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Intercultural marriage [electronic resource] : promises and pitfalls
Intercultural Marriage examines the impact of cultural differences in marriage and offers practical guidelines on how to deal with the complexities they bring to a partnership. Covering such topics as raising bicultural children, religion, values, male vs. female roles, sex and social class, Romano continues to give voice to hundreds of couples she has interviewed and followed for over a decade.
International encyclopedia of marriage and family
Includes articles specific to countries and to religious traditions, examining the history of family life within these cultures and discussing how families have been affected by political and social change.
Making marriage work: a history of marriage and divorce in the twentieth-century United States
In Making Marriage Work, historian Kristin Celello offers an insightful and wide-ranging account of marriage and divorce in America in the twentieth century, focusing on the development of the idea of marriage as "work." Throughout, Celello illuminates the interaction of marriage and divorce over the century and reveals how the idea that marriage requires work became part of Americans' collective consciousness.
Marriage and cohabitation [electronic resource]
ituating their argument in the context of the Western world’s 500-year history of marriage, the authors of this work reveal what factors encourage marriage and cohabitation in a contemporary society where marriage and the relationships between women and men have changed dramatically.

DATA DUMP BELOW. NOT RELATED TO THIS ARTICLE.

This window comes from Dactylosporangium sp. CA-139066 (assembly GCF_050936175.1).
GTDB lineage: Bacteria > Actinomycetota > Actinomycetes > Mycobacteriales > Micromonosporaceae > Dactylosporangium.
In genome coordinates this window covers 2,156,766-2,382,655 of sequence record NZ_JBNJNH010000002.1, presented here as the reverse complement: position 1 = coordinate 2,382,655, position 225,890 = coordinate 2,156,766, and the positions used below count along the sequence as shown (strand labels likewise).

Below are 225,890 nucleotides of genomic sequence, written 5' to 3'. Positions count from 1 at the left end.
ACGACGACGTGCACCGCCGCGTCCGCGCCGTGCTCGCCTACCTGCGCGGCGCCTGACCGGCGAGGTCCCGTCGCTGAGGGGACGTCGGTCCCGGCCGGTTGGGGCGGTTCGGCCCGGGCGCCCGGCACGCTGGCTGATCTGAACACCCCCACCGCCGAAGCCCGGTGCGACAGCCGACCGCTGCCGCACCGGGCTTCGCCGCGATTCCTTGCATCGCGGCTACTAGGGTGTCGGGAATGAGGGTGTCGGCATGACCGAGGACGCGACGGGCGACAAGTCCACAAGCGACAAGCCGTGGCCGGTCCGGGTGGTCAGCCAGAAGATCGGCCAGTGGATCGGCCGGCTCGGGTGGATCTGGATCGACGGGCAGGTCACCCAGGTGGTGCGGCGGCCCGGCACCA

While many people still choose to marry without first cohabiting, others elect to cohabit with varying degrees of commitment or intentions of eventual marriage. The authors’ controversial findings suggest that family history, religious affiliation, values, projected education, lifetime earnings, and career aspirations all tip the scales in favor of either cohabitation or marriage.
Medieval Marriage: Symbolism and Society
This study shows how marriage symbolism emerged from the world of texts to become a social force affecting ordinary people. It covers the whole medieval period but identifies the decades around 1200 as decisive.
The book is based on a wide range of manuscript sources: sermons, canon law commentaries, Apostolic Penitentiary registers, papal bulls, a gaol delivery roll, and pastoral handbooks. The collection of documents at the end of the book expands the source base for the history of medieval marriage generally as well as underpinning the thesis about symbolism.
The author, David d'Avray, is Professor of History at University College London
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